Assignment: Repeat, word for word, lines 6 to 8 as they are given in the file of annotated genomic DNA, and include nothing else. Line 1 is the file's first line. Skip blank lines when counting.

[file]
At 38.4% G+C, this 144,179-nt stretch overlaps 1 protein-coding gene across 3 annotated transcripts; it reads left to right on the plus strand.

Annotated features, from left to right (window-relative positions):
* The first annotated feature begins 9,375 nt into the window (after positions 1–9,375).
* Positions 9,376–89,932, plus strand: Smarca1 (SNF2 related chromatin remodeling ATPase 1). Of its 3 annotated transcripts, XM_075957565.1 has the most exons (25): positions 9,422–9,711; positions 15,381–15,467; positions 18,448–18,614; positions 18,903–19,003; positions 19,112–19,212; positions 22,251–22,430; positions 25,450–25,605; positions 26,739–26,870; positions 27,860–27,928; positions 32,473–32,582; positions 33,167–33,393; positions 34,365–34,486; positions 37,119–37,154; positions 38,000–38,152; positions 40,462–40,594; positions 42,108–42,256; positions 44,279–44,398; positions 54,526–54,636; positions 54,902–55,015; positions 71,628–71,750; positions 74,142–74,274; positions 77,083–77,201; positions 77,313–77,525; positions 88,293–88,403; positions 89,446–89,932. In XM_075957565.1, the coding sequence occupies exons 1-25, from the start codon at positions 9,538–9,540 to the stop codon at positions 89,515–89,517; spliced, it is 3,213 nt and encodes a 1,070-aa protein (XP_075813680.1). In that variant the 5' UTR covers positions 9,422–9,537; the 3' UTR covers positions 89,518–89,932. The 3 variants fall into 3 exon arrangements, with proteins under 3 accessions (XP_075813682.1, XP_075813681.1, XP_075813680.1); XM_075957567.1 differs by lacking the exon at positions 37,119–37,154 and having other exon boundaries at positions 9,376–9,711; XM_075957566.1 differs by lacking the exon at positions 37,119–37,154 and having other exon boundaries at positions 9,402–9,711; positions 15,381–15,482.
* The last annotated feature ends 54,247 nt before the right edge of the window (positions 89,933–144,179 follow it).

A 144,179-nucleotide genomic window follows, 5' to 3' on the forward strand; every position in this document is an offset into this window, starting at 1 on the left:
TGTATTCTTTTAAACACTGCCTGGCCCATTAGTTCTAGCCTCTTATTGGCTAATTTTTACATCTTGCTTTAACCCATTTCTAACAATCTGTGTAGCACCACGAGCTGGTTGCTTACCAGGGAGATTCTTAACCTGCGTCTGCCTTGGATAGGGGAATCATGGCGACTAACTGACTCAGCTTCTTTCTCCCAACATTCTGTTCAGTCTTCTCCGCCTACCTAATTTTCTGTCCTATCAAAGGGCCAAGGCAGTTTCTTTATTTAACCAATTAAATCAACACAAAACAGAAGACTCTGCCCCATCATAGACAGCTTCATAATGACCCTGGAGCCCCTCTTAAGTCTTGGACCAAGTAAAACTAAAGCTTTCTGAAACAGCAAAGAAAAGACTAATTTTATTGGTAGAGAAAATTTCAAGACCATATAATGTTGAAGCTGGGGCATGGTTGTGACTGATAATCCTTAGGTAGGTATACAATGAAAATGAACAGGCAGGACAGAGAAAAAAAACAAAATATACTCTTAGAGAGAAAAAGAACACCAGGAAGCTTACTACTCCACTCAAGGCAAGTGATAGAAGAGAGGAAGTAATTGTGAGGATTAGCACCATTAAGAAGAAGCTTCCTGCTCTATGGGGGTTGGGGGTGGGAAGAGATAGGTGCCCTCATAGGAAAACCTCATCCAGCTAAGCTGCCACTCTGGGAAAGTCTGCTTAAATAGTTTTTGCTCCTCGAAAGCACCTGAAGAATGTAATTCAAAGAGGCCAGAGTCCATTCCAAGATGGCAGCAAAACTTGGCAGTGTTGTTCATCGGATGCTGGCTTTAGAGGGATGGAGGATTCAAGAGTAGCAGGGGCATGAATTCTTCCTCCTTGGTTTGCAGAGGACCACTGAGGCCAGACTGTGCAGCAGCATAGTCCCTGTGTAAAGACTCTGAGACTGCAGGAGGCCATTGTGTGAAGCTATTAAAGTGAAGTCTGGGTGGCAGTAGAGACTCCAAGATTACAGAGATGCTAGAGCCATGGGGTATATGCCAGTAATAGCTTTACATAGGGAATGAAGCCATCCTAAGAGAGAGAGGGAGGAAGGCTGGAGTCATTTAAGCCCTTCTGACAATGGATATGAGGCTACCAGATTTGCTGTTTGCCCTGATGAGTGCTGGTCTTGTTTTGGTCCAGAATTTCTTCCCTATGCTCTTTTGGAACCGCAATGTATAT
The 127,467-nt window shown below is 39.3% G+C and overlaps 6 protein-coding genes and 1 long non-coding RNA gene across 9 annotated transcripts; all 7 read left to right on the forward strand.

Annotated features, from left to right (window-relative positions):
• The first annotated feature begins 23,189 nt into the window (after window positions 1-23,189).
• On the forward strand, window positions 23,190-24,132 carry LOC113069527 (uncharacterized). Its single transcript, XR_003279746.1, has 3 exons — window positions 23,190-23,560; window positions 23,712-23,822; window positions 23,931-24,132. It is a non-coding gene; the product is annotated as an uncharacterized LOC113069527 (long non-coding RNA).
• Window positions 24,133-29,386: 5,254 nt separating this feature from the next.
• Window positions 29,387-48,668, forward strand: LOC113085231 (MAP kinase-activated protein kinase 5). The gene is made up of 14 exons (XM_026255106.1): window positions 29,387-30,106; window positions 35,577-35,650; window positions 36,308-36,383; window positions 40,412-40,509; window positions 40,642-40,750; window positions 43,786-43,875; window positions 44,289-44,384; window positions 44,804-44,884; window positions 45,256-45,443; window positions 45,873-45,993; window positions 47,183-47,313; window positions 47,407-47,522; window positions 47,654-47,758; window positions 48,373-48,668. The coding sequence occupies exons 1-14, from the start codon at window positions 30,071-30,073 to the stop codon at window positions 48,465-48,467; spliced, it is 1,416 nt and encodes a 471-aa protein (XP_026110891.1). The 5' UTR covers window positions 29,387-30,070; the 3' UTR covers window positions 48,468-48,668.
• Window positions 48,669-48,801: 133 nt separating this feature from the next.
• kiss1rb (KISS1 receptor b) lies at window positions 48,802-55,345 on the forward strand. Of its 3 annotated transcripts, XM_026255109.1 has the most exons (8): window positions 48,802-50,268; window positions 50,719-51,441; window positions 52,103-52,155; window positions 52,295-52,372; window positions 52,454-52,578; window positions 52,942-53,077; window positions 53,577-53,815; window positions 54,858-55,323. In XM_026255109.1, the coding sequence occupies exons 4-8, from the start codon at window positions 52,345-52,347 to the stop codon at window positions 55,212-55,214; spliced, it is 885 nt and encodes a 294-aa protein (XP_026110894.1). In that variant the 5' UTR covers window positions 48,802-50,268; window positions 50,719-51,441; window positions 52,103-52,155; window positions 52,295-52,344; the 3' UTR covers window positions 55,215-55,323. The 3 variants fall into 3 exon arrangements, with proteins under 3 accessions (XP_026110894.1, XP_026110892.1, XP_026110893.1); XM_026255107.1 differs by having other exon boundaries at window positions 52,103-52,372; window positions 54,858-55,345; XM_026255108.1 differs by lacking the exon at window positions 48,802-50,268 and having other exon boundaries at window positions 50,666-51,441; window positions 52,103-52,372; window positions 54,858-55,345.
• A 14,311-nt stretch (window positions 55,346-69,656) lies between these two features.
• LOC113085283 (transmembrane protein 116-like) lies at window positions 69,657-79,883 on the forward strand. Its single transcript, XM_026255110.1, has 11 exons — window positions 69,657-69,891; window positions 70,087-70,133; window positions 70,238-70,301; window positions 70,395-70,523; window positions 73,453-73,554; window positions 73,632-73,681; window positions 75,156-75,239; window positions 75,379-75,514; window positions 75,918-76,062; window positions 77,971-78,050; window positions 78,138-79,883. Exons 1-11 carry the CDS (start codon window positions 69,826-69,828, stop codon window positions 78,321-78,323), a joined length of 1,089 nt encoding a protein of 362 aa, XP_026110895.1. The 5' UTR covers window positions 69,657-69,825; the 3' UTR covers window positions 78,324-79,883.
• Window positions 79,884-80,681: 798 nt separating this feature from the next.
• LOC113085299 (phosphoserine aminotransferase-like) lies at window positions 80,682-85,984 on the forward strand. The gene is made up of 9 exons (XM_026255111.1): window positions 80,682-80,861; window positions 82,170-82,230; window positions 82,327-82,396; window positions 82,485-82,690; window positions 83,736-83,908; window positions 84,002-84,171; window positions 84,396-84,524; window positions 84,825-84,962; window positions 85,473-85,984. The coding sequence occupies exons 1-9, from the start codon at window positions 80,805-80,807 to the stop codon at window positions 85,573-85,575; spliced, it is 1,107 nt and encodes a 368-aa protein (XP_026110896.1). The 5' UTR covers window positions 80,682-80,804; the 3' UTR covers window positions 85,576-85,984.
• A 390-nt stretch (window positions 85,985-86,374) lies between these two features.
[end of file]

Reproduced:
A 144,179-nucleotide genomic window follows, 5' to 3' on the forward strand; every position in this document is an offset into this window, starting at 1 on the left:
TGTATTCTTTTAAACACTGCCTGGCCCATTAGTTCTAGCCTCTTATTGGCTAATTTTTACATCTTGCTTTAACCCATTTCTAACAATCTGTGTAGCACCACGAGCTGGTTGCTTACCAGGGAGATTCTTAACCTGCGTCTGCCTTGGATAGGGGAATCATGGCGACTAACTGACTCAGCTTCTTTCTCCCAACATTCTGTTCAGTCTTCTCCGCCTACCTAATTTTCTGTCCTATCAAAGGGCCAAGGCAGTTTCTTTATTTAACCAATTAAATCAACACAAAACAGAAGACTCTGCCCCATCATAGACAGCTTCATAATGACCCTGGAGCCCCTCTTAAGTCTTGGACCAAGTAAAACTAAAGCTTTCTGAAACAGCAAAGAAAAGACTAATTTTATTGGTAGAGAAAATTTCAAGACCATATAATGTTGAAGCTGGGGCATGGTTGTGACTGATAATCCTTAGGTAGGTATACAATGAAAATGAACAGGCAGGACAGAGAAAAAAAACAAAATATACTCTTAGAGAGAAAAAGAACACCAGGAAGCTTACTACTCCACTCAAGGCAAGTGATAGAAGAGAGGAAGTAATTGTGAGGATTAGCACCATTAAGAAGAAGCTTCCTGCTCTATGGGGGTTGGGGGTGGGAAGAGATAGGTGCCCTCATAGGAAAACCTCATCCAGCTAAGCTGCCACTCTGGGAAAGTCTGCTTAAATAGTTTTTGCTCCTCGAAAGCACCTGAAGAATGTAATTCAAAGAGGCCAGAGTCCATTCCAAGATGGCAGCAAAACTTGGCAGTGTTGTTCATCGGATGCTGGCTTTAGAGGGATGGAGGATTCAAGAGTAGCAGGGGCATGAATTCTTCCTCCTTGGTTTGCAGAGGACCACTGAGGCCAGACTGTGCAGCAGCATAGTCCCTGTGTAAAGACTCTGAGACTGCAGGAGGCCATTGTGTGAAGCTATTAAAGTGAAGTCTGGGTGGCAGTAGAGACTCCAAGATTACAGAGATGCTAGAGCCATGGGGTATATGCCAGTAATAGCTTTACATAGGGAATGAAGCCATCCTAAGAGAGAGAGGGAGGAAGGCTGGAGTCATTTAAGCCCTTCTGACAATGGATATGAGGCTACCAGATTTGCTGTTTGCCCTGATGAGTGCTGGTCTTGTTTTGGTCCAGAATTTCTTCCCTATGCTCTTTTGGAACCGCAATGTATAT
The 127,467-nt window shown below is 39.3% G+C and overlaps 6 protein-coding genes and 1 long non-coding RNA gene across 9 annotated transcripts; all 7 read left to right on the forward strand.